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Hyperion Records

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Track(s) taken from CDD22055
Recording details: March 1995
New Hall, Winchester College, United Kingdom
Produced by Mark Brown
Engineered by Antony Howell
Release date: October 1995
Total duration: 6 minutes 47 seconds

'Winchester Cathedral Choir is singing wonderfully well these days … one of the richest of all contributions to the excellent English Orpheus Series' (Gramophone)

'Well worth exploring' (BBC Music Magazine)

'Quite apart from the beauties of the music itself, the perfomances are all first rate. The soloists are clearly at home in this idiom, singing it as their native musical language. The sound is warm but clear, with a delicious intimacy that is entirely in character for music written primarily for the Chapel Royal … the choir is excellent, as are the period instrumentalists, and David Hill directs performances that are sensitive, well paced, and coherent. So far, this is still the mother lode among recordings of Blow's church music' (American Record Guide)

'Performances that are not likely to be bettered soon. The sound is marvellous … it is an important and essential addition to any collection of English church music, the 50 percent reduction in price now leaving no further excuse for anyone remotely interested in this field' (Fanfare, USA)

'When it comes to re-releases this is a great buy … this is an excellent vintage recording with Robin Blaze and Stephen Varcoe, just a couple of singers amongst a considerable feast of talent. The sound produced here is fabulous and the singing wonderful with crisp, rhythmic playing from Peter Holman's instrumental group' (Cathedral Music)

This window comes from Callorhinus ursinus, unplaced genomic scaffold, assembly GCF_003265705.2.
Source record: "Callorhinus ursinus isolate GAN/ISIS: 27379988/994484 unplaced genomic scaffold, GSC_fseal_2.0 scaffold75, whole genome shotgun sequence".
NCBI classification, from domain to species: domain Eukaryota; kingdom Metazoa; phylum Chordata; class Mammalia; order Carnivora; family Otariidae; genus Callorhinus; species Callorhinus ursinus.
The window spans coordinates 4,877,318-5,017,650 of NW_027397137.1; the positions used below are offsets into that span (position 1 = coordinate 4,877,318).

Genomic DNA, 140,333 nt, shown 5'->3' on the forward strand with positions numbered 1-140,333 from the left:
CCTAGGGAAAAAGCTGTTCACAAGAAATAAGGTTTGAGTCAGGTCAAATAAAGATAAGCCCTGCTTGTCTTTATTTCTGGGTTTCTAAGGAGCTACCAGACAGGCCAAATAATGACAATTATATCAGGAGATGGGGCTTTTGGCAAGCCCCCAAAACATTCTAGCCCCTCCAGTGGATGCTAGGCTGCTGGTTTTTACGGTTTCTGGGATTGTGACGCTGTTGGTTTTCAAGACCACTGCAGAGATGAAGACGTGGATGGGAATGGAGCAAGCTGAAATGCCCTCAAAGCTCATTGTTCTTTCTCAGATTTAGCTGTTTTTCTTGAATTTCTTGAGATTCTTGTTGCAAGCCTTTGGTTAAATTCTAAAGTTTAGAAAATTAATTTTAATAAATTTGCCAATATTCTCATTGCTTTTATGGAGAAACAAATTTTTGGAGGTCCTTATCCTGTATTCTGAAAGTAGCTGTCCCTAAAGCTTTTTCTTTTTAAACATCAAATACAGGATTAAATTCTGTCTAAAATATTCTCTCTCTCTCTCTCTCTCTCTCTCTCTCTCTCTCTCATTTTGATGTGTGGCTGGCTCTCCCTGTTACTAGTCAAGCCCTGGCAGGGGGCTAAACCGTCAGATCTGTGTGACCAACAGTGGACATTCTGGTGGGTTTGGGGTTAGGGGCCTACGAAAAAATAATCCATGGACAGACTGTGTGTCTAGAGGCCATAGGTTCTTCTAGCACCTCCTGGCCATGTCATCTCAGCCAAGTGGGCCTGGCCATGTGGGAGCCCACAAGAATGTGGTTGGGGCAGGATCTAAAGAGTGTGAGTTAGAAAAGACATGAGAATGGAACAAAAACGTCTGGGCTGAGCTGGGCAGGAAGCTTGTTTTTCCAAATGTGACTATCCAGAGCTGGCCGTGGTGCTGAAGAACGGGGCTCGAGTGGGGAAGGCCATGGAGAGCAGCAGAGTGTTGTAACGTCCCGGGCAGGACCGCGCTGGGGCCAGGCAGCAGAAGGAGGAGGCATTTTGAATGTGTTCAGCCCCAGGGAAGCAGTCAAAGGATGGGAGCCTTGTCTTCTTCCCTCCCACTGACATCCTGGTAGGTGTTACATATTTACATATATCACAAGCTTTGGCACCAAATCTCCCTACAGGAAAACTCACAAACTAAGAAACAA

'Un pur ravissement' (Le Monde de la Musique, France)

'Un suculento banquete de solemnidad británica' (Ritmo, Spain)

Cry aloud and spare not
1682 or before
author of text
Isaiah 55: 1; 58: 1-3

Introduction  EnglishFrançaisDeutsch
In Cry aloud, Blow seems to be trying out alternatives to the formal models found in Humfrey’s anthems. In the symphony, Blow seems to be demonstrating the rival virtues of three national types of contrapuntal writing: traditional English imitation in the first few bars, reminiscent of the full anthem or the viol fantasia, then a burst of brilliant Italianate writing in patterns of semiquavers, and then a triple-time fugal passage in the overture style, the parts entering in order from top to bottom in the French manner. Thereafter, instead of a patchwork of short, contrasted sections, the work is laid out as a single large movement in rondeau form, with the vigorous main passage returning periodically in whole or part, interspersed with episodes of new material. A large unitary structure of this sort, symmetrical in outline but subtly varied in detail, articulated by its themes and harmonies rather than by constant changes of time, was something new in English music, and must have had a profound impact on the young Henry Purcell.

from notes by Peter Holman © 1995

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